On Thursday October 22nd 2015, three young men, Jacoby Manning, Gregory Moore, and Michael Belford, stood outside the First Unitarian Church of Oakland, looking handsome in black and white attire and standing ready to help the BOSS Food Services Manager, Craig Edelblut, unload food when he arrived. By all appearances, it looked just like three young helpers at any one of a hundred catered events happening in the East Bay every day. These, however, were no ordinary men, and the food being prepared was for no ordinary party – this was the BOSS CTEC Graduation!
Held at the inspiring setting of the First Unitarian Church of Oakland – a local wellspring of compassion, community, and social justice – the BOSS Career Training and Employment Center (CTEC) Graduation honors men and women who have emerged from great challenges (homelessness, poverty, former incarceration, substance abuse, and more) and have successfully completed six months of thorough training and are now gainfully employed!
On October 22nd, BOSS held its 2nd CTEC Graduation (the first was in March), honoring 30 men and women who are now productive, self-sufficient, hardworking members of our community, with positive futures ahead of them. BOSS staff and CTEC ushers greeted guests, handed out programs, and showed them to their seats. A stellar array of dignitaries and elected officials joined the celebration to honor their achievement, and share words of wisdom and inspiration— numerous people from Alameda County Probation and Alameda County Housing & Community Development, representatives from VForce Staffing Solutions and Comerica Bank, Gordon Baranco from Alameda County Superior Court, Lyanne Mendez from Assemblymember Bill Quirk’s office, and former California Assemblymember Nancy Skinner.
“I like the name of the organization,” proclaimed former Alameda County Probation Chief David Muhammed, now the National Director of Justice Programs at the National Council on Crime and Delinquency in his keynote remarks, “Building Opportunities for Self-Sufficiency… it reminds us that no one can make someone walk through the door to new lives, but we can – and we must – offer opportunities to do so.”
Opening the ceremony was a joyful and rousing performance by the Oakland Interfaith Gospel Choir, led by Terrance Kelly, who had the audience clapping, standing, and dancing. Their performance was followed by a message of love and unity by Reverend Jacqueline Duhart of the host church, First Unitarian Church of Oakland. Reverend Duhart talked about the hard work and sacrifice made by all the graduates, but also the love and support of their friends and families. She suggested that we not let our past mistakes and outcomes define us, but to use them as opportunities for learning; a lesson not jut to the graduates, but to all of us.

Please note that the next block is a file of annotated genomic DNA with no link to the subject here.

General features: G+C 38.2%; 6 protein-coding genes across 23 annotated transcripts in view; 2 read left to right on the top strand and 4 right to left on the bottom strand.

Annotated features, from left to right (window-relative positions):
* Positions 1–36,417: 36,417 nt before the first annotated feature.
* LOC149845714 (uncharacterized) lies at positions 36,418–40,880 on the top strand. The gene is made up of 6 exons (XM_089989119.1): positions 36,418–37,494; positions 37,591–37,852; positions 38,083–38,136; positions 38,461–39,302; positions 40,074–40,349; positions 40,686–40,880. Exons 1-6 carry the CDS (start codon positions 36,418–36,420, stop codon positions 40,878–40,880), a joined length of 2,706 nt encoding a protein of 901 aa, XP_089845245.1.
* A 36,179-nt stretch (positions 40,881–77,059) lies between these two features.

Rodney Brooks, Chief of Staff for Alameda County Supervisor Keith Carson, then took the stage, and shared his appreciation for BOSS and for the men and women who were being honored, before recognizing the constellation of dignitaries who were also present and handing the mic over to Master of Ceremonies Arnold Perkins.
Arnold Perkins, Chairperson of the Alameda County Juvenile Justice Delinquency Prevention Commission and long-time BOSS Supporter, spoke directly to the graduates, their friends, and families as he spoke about taking a moment to be present and recognize the hard work and dedication it has taken to get to this point. “We, as a community, have all come here tonight to celebrate you, and your accomplishments.”
There were three Student Speakers: Ronald Broach, Alum from the first CTEC Graduation in March 2015, Derek Powell, the Partners in Re-Entry Programs (PREP) Valedictorian, and Marnicka Powell, CTEC Valedictorian and first woman to graduate the CTEC program. All three talked about the differences in their lives before the program and now, the difficulty of the work involved in those changes, and the people who helped to make those changes possible.
Donald Frazier, Executive Director of BOSS, was the final person to step up to the podium. He called out the names and a short biography for each of the 30 graduates. In turn, each person came to the stage, walked up the steps, engaged in a few congratulatory handshakes, and was handed a Certificate of Graduation! For many individuals, this was their very first graduation ceremony. There were many smiles and more than a few happy tears.
After all the names were called, all of the graduates erupted from their seats and, in time-honored fashion, tossed their graduation caps into the air!
The evening was brought to a close by two performers, CJ Simbre and Malik of Aquarius, who gave a moving performance of the song Glory, originally performed by John Legend and Common and featured in the movie Selma.
Every day women and men become legends
One day when the glory comes
It will be ours
A fitting ending to a truly glorious evening. Thank you to all the people who supported these individuals – to all the friends, family members, judges, probation officers, educators, and employer partners. And, finally, congratulations to the graduates, the ones who did all the hard work and who have turned their lives around!!